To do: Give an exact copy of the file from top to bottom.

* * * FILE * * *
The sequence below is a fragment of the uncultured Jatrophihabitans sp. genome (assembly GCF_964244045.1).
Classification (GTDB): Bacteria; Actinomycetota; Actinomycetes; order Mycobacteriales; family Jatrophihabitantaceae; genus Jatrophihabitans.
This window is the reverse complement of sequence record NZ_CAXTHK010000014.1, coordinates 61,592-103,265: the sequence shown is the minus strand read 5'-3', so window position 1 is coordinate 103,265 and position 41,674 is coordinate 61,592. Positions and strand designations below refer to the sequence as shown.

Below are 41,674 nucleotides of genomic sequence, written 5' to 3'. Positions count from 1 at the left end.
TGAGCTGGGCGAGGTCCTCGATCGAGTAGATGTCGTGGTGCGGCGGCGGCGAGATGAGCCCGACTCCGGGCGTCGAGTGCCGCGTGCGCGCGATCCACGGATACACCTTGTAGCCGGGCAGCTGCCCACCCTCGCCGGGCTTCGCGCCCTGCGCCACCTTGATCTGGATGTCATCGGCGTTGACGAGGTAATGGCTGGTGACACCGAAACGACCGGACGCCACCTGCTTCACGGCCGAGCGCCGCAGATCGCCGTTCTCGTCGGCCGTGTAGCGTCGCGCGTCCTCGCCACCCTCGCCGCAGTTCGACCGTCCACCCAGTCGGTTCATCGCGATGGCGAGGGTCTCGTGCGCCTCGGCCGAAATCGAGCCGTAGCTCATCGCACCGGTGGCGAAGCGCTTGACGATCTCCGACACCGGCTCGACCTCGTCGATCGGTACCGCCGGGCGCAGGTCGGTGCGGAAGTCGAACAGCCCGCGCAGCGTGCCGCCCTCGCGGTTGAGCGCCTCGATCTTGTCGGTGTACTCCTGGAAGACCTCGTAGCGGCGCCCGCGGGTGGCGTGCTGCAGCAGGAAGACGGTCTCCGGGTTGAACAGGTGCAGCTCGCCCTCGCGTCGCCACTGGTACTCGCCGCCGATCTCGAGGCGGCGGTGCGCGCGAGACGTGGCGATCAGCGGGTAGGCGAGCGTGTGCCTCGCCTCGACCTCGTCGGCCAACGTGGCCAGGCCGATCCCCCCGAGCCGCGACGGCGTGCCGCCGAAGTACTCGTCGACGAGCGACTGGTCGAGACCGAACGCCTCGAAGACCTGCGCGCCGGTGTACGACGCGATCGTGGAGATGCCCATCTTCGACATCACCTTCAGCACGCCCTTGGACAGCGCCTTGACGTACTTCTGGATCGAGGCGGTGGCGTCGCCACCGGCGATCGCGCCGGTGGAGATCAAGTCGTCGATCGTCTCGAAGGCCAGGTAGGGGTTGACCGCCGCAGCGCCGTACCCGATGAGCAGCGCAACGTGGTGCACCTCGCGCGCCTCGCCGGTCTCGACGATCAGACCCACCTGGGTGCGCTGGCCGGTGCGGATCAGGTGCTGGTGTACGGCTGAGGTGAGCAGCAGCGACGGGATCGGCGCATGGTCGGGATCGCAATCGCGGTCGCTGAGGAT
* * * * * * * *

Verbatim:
The sequence below is a fragment of the uncultured Jatrophihabitans sp. genome (assembly GCF_964244045.1).
Classification (GTDB): Bacteria; Actinomycetota; Actinomycetes; order Mycobacteriales; family Jatrophihabitantaceae; genus Jatrophihabitans.
This window is the reverse complement of sequence record NZ_CAXTHK010000014.1, coordinates 61,592-103,265: the sequence shown is the minus strand read 5'-3', so window position 1 is coordinate 103,265 and position 41,674 is coordinate 61,592. Positions and strand designations below refer to the sequence as shown.

Below are 41,674 nucleotides of genomic sequence, written 5' to 3'. Positions count from 1 at the left end.
TGAGCTGGGCGAGGTCCTCGATCGAGTAGATGTCGTGGTGCGGCGGCGGCGAGATGAGCCCGACTCCGGGCGTCGAGTGCCGCGTGCGCGCGATCCACGGATACACCTTGTAGCCGGGCAGCTGCCCACCCTCGCCGGGCTTCGCGCCCTGCGCCACCTTGATCTGGATGTCATCGGCGTTGACGAGGTAATGGCTGGTGACACCGAAACGACCGGACGCCACCTGCTTCACGGCCGAGCGCCGCAGATCGCCGTTCTCGTCGGCCGTGTAGCGTCGCGCGTCCTCGCCACCCTCGCCGCAGTTCGACCGTCCACCCAGTCGGTTCATCGCGATGGCGAGGGTCTCGTGCGCCTCGGCCGAAATCGAGCCGTAGCTCATCGCACCGGTGGCGAAGCGCTTGACGATCTCCGACACCGGCTCGACCTCGTCGATCGGTACCGCCGGGCGCAGGTCGGTGCGGAAGTCGAACAGCCCGCGCAGCGTGCCGCCCTCGCGGTTGAGCGCCTCGATCTTGTCGGTGTACTCCTGGAAGACCTCGTAGCGGCGCCCGCGGGTGGCGTGCTGCAGCAGGAAGACGGTCTCCGGGTTGAACAGGTGCAGCTCGCCCTCGCGTCGCCACTGGTACTCGCCGCCGATCTCGAGGCGGCGGTGCGCGCGAGACGTGGCGATCAGCGGGTAGGCGAGCGTGTGCCTCGCCTCGACCTCGTCGGCCAACGTGGCCAGGCCGATCCCCCCGAGCCGCGACGGCGTGCCGCCGAAGTACTCGTCGACGAGCGACTGGTCGAGACCGAACGCCTCGAAGACCTGCGCGCCGGTGTACGACGCGATCGTGGAGATGCCCATCTTCGACATCACCTTCAGCACGCCCTTGGACAGCGCCTTGACGTACTTCTGGATCGAGGCGGTGGCGTCGCCACCGGCGATCGCGCCGGTGGAGATCAAGTCGTCGATCGTCTCGAAGGCCAGGTAGGGGTTGACCGCCGCAGCGCCGTACCCGATGAGCAGCGCAACGTGGTGCACCTCGCGCGCCTCGCCGGTCTCGACGATCAGACCCACCTGGGTGCGCTGGCCGGTGCGGATCAGGTGCTGGTGTACGGCTGAGGTGAGCAGCAGCGACGGGATCGGCGCATGGTCGGGATCGCAATCGCGGTCGCTGAGGAT